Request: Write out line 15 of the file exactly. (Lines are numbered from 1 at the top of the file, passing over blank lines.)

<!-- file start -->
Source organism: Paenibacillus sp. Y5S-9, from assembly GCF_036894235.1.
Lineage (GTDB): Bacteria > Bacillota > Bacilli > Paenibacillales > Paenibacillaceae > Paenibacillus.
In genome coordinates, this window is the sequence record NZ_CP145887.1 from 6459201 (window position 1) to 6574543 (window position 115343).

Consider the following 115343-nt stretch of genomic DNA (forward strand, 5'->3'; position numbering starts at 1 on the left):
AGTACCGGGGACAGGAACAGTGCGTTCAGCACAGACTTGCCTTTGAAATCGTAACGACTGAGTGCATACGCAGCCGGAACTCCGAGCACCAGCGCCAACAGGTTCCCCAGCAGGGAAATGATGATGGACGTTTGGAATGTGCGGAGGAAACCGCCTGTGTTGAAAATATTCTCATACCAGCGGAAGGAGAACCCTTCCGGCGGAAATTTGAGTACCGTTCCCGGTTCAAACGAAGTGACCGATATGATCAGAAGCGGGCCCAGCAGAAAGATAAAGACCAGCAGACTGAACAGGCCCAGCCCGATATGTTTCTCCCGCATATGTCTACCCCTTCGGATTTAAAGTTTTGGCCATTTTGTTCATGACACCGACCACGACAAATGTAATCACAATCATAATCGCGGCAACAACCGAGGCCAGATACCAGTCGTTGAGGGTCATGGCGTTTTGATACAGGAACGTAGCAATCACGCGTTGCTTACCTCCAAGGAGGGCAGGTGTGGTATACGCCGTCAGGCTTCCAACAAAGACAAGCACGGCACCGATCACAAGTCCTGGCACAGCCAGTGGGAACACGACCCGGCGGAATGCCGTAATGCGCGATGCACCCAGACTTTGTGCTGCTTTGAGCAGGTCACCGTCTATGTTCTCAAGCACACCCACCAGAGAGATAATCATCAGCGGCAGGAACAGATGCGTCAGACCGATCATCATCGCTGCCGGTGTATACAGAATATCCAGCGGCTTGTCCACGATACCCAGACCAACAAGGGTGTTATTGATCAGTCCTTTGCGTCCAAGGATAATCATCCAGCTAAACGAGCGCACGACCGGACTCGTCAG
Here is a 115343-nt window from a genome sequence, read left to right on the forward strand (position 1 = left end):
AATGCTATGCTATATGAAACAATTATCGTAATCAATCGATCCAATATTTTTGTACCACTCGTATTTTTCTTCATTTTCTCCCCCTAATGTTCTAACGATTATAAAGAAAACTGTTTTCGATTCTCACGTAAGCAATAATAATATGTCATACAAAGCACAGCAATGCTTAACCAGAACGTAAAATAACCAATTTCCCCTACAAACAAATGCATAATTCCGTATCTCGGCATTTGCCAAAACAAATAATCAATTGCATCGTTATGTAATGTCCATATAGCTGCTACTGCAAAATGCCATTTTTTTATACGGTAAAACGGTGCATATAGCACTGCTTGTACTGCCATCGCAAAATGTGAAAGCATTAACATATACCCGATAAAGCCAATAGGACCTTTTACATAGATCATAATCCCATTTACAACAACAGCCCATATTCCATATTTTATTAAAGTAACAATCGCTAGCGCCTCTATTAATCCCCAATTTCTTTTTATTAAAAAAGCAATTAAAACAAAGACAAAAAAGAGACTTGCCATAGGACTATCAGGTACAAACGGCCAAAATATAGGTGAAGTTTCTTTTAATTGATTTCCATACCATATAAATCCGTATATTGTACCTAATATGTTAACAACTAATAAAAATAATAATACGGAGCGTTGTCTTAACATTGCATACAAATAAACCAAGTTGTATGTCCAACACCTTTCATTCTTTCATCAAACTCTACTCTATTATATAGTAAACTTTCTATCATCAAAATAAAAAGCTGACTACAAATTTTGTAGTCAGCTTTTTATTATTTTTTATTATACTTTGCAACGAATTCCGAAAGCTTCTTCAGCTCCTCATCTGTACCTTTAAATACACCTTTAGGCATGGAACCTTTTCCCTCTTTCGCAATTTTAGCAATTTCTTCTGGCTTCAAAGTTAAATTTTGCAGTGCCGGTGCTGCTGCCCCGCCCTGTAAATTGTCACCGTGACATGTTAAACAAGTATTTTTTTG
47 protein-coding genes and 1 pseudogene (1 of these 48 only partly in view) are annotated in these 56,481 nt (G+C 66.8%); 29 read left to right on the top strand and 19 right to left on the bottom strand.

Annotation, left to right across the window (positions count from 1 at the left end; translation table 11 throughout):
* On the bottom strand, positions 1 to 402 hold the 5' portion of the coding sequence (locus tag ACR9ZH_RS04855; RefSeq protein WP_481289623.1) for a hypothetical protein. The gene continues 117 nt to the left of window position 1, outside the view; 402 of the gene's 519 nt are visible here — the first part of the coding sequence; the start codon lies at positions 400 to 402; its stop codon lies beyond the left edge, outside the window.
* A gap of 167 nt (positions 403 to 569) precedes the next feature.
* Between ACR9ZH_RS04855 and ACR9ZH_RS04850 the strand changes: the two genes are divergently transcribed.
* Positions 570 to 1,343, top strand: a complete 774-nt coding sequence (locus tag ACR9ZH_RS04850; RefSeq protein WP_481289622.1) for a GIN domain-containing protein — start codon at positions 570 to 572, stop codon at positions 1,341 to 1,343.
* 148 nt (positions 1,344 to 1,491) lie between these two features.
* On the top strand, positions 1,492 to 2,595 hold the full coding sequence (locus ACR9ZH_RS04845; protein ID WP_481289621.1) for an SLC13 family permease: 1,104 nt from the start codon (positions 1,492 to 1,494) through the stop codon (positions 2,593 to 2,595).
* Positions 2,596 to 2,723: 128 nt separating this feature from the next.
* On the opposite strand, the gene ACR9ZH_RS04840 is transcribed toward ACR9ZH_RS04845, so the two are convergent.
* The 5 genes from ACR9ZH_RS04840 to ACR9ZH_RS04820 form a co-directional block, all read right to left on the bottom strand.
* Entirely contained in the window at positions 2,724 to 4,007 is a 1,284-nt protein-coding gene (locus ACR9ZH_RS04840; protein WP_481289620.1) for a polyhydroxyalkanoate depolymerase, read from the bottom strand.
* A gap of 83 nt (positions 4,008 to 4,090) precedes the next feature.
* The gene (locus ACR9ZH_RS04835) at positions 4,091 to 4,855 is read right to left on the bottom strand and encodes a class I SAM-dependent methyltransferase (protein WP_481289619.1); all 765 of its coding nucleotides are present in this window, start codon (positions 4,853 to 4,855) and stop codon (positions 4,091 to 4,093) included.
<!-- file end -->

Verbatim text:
* On the top strand, positions 1,492 to 2,595 hold the full coding sequence (locus ACR9ZH_RS04845; protein ID WP_481289621.1) for an SLC13 family permease: 1,104 nt from the start codon (positions 1,492 to 1,494) through the stop codon (positions 2,593 to 2,595).